De Facto States: The Quest for Sovereignty

By Tozun Bahcheli; Barry Bartmann et al. | Go to book overview
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2

Republika Srpska

Marie-Joëlle Zahar

On 7 May 2001, several thousand rioters disrupted the ceremony of laying the foundation stone of the Ferhadija Mosque in Banja Luka, the capital of Republika Srpska (RS). At least 34 persons were injured; one elderly Bosniak man subsequently died of his injuries. Police looked on as demonstrators set buses and cars on fire and trapped about 400 Bosniak pilgrims, as well as local and international officials, inside the Islamic Community Centre for several hours. This was no isolated incident but an orchestrated move that bespeaks the failure to create a common sense of Bosnian identity and the attachment of a majority of Serbs to the Serbian character of Republika Srpska. Indeed, local newspapers revealed that secondary-school classrooms had been emptied on the afternoon of 7 May. 1 In its official statement on the event, the RS government blamed leaders of the Islamic Community for their haste in rebuilding the mosque and for not acting 'in accordance with the normal order of works required for a foreign investor who wishes to respect the law in such cases' (emphasis mine).

While the foundation stone for the Mosque was ultimately laid on 18 June, more than 1,200 police were required to keep back several hundred demonstrators and rioters. Coming as it did on the heels of increasing violence against minorities seeking to re-integrate their homes in Republika Srpska, 2 the Banja Luka incident can be interpreted in at least two ways. The first interpretation would link the incident to the ethnic hatred that supposedly fanned the flames of war in Bosnia and Herzegovina in 1992. This interpretation cannot give a full account of the logic by which a Bosniak is considered a foreign investor by the government of Republika Srpska. A fuller account necessitates an understanding of the institutional structures of Bosnia and Herzegovina, and of their role in strengthening the fiction of a Serb 'state within the state'.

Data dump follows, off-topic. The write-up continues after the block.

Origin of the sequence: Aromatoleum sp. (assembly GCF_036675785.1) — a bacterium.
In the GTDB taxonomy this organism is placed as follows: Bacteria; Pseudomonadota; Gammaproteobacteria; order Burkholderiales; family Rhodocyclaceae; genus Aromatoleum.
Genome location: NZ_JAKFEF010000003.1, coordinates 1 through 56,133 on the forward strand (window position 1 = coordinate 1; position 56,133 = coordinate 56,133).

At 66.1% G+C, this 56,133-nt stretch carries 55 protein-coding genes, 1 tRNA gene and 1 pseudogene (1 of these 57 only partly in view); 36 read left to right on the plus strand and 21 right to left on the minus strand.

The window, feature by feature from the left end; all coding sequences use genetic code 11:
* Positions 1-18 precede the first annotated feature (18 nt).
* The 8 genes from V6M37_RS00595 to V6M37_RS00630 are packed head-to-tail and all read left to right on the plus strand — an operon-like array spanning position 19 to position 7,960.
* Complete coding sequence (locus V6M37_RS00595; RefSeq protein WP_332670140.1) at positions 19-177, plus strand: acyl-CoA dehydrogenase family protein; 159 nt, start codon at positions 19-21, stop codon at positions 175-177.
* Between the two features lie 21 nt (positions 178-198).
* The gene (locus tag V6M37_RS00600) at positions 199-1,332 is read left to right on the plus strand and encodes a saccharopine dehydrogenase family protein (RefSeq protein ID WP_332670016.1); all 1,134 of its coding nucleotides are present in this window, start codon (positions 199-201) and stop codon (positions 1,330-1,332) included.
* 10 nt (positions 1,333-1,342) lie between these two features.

Republika Srpska - one of two entities that constitute the Republic of Bosnia and Herzegovina under the terms of the Dayton Agreement - is the epitome of aborted statehood. Each of the entities has extensive autonomy in the conduct of its internal affairs and a large margin of independence in the conduct of foreign relations. They also retain their wartime armies. There is no antecedent to this situation, a country with two separate national armies. The constituent entities of Bosnia and Herzegovina have more powers than most federated territories, yet they are not recognized as states in their own rights. Could they, however, move

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